Although I like gadgets, I’m not a true early adopter. I do carry a PDA — an iPod touch — which my 2- and 4-year-olds enjoy playing with. It’s amazing how quickly they understand gestural interfaces, pinching, pulling and tapping their way from app to app.
While I don’t think that I need to rush right out and get my kids iPads so they don’t get left behind, (the whole point is that they’re easy to use anyway,) I do wonder about some of the interesting opportunities for learning on these devices: drawing, reading, and linking information. Of course, they also do a lot of these things on paper which places far fewer limits on their creativity — instead of choosing from 16 colors in a paint program, they can choose from 128 crayon colors or create their own by mixing their paints.
In the end, this new technology is flashy and fun, but I’m not convinced that iPads and other tablets are essential tools that will give our kids and our students a clear learning advantage. I sure would like one, though.
A colleague of mine, Kathy, and I have been discussing ways to create a language sandbox game. This idea would be to create blocks with words on them that somehow interact in a way that demonstrates grammaticality.
Siftables work like colored blocks, but they can interact.
Kathy’s oldschool. She’s been experimenting with blocks of wood painted different colors which students can manipulate. Great for kinesthetic learners! We discussed cutting them into puzzlepiece shapes so that each block only “fits” other words according to grammatical rules. At first, it seems like it would be possible to make nouns with square tabs that fit into square slots on verbs, and so on. However, as complexity increases, this becomes exponentially more difficult. Structures as complex as nouns modified by multiple adjectives would be prohibitively difficult.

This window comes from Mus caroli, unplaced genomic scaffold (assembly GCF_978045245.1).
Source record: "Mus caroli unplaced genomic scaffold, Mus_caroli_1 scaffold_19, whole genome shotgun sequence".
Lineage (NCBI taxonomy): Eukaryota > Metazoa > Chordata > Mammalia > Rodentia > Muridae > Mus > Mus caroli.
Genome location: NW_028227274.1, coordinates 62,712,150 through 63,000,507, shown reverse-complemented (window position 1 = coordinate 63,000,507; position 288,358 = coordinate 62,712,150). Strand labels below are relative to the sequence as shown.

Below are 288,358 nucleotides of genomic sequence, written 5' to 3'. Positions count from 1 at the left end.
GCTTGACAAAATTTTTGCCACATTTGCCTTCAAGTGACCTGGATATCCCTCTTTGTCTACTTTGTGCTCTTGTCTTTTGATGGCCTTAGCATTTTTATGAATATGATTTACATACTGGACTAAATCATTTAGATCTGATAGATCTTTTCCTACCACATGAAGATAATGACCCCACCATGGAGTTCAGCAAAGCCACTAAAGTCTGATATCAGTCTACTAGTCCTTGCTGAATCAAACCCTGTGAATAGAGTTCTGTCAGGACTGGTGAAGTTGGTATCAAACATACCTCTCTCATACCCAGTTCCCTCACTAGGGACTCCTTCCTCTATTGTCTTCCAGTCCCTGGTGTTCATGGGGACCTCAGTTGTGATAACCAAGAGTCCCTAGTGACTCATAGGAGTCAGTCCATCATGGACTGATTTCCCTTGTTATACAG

What if a computer application could be developed that would replace the wood blocks with word tiles that could be manipulated with a mouse (or an interactive whiteboard!)? Could the tiles snap together and repel each other like magnets according to grammar rules? Could words be tagged for part-of-speech automatically within the application? Could different categories of words (verbs, adjectives, adverbs, specifiers, etc.) be added and deleted with the check of a box? Could students add their own tiles seemlessly into the pile? Clearly, some intelligence would be required of the application to implement all of these features.
Siftables react to each other. Imagine a word on each one.
As I was kicking all of this around, my friend Mike at Ohio University pointed me to siftables, which seem to be the synthesis of both ideas. Rather than try to describe these brilliant little devices, watch the TED Talks video.
Not only could these little devices fit the bill perfectly, the way they interact could inform interactions in the language sandbox I’ve been envisioning. Until we’ve all got pockets full of siftables to pass out in class, my $50 wiimote-based interactive whiteboard will have to do. In the meantime, I’m hoping that having students drag word tiles across the screen will work almost as well for kinesthetic learners.